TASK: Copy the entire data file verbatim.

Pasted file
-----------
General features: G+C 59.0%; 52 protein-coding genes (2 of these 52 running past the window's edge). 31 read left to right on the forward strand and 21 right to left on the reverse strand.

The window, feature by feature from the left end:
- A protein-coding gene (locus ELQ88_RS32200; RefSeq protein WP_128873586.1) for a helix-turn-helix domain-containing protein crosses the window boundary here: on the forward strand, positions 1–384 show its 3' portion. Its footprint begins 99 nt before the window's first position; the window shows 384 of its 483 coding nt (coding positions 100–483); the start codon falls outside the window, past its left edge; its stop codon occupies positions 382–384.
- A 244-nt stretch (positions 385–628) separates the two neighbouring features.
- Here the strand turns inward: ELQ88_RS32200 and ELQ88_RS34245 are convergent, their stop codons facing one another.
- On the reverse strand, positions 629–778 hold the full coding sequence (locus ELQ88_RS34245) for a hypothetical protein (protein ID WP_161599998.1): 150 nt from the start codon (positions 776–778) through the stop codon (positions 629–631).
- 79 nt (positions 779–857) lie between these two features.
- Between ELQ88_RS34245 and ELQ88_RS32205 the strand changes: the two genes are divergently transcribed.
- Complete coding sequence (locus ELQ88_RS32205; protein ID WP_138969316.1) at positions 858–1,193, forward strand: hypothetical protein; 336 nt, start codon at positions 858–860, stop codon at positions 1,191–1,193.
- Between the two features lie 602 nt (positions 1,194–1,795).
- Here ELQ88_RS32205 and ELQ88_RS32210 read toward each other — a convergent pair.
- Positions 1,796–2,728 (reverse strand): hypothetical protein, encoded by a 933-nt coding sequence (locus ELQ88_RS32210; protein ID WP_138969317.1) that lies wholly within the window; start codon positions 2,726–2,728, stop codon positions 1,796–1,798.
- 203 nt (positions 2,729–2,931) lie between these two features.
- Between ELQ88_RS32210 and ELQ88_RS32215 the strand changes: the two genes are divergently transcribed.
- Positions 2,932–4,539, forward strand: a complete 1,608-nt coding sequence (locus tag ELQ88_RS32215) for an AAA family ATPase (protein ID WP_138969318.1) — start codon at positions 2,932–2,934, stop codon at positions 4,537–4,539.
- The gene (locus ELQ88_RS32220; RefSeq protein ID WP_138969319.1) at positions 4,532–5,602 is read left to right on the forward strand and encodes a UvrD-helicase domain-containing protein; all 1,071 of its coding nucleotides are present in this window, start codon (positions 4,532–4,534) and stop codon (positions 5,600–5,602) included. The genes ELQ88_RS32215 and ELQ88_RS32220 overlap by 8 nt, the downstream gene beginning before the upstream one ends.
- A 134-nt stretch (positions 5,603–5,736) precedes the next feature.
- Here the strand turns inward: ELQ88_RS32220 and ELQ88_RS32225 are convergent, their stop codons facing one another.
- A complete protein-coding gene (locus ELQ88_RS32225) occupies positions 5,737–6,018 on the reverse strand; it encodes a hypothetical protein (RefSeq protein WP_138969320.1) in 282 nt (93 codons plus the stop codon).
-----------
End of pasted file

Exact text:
General features: G+C 59.0%; 52 protein-coding genes (2 of these 52 running past the window's edge). 31 read left to right on the forward strand and 21 right to left on the reverse strand.

The window, feature by feature from the left end:
- A protein-coding gene (locus ELQ88_RS32200; RefSeq protein WP_128873586.1) for a helix-turn-helix domain-containing protein crosses the window boundary here: on the forward strand, positions 1–384 show its 3' portion. Its footprint begins 99 nt before the window's first position; the window shows 384 of its 483 coding nt (coding positions 100–483); the start codon falls outside the window, past its left edge; its stop codon occupies positions 382–384.
- A 244-nt stretch (positions 385–628) separates the two neighbouring features.
- Here the strand turns inward: ELQ88_RS32200 and ELQ88_RS34245 are convergent, their stop codons facing one another.
- On the reverse strand, positions 629–778 hold the full coding sequence (locus ELQ88_RS34245) for a hypothetical protein (protein ID WP_161599998.1): 150 nt from the start codon (positions 776–778) through the stop codon (positions 629–631).
- 79 nt (positions 779–857) lie between these two features.
- Between ELQ88_RS34245 and ELQ88_RS32205 the strand changes: the two genes are divergently transcribed.
- Complete coding sequence (locus ELQ88_RS32205; protein ID WP_138969316.1) at positions 858–1,193, forward strand: hypothetical protein; 336 nt, start codon at positions 858–860, stop codon at positions 1,191–1,193.
- Between the two features lie 602 nt (positions 1,194–1,795).
- Here ELQ88_RS32205 and ELQ88_RS32210 read toward each other — a convergent pair.
- Positions 1,796–2,728 (reverse strand): hypothetical protein, encoded by a 933-nt coding sequence (locus ELQ88_RS32210; protein ID WP_138969317.1) that lies wholly within the window; start codon positions 2,726–2,728, stop codon positions 1,796–1,798.
- 203 nt (positions 2,729–2,931) lie between these two features.
- Between ELQ88_RS32210 and ELQ88_RS32215 the strand changes: the two genes are divergently transcribed.
- Positions 2,932–4,539, forward strand: a complete 1,608-nt coding sequence (locus tag ELQ88_RS32215) for an AAA family ATPase (protein ID WP_138969318.1) — start codon at positions 2,932–2,934, stop codon at positions 4,537–4,539.
- The gene (locus ELQ88_RS32220; RefSeq protein ID WP_138969319.1) at positions 4,532–5,602 is read left to right on the forward strand and encodes a UvrD-helicase domain-containing protein; all 1,071 of its coding nucleotides are present in this window, start codon (positions 4,532–4,534) and stop codon (positions 5,600–5,602) included. The genes ELQ88_RS32215 and ELQ88_RS32220 overlap by 8 nt, the downstream gene beginning before the upstream one ends.
- A 134-nt stretch (positions 5,603–5,736) precedes the next feature.
- Here the strand turns inward: ELQ88_RS32220 and ELQ88_RS32225 are convergent, their stop codons facing one another.
- A complete protein-coding gene (locus ELQ88_RS32225) occupies positions 5,737–6,018 on the reverse strand; it encodes a hypothetical protein (RefSeq protein WP_138969320.1) in 282 nt (93 codons plus the stop codon).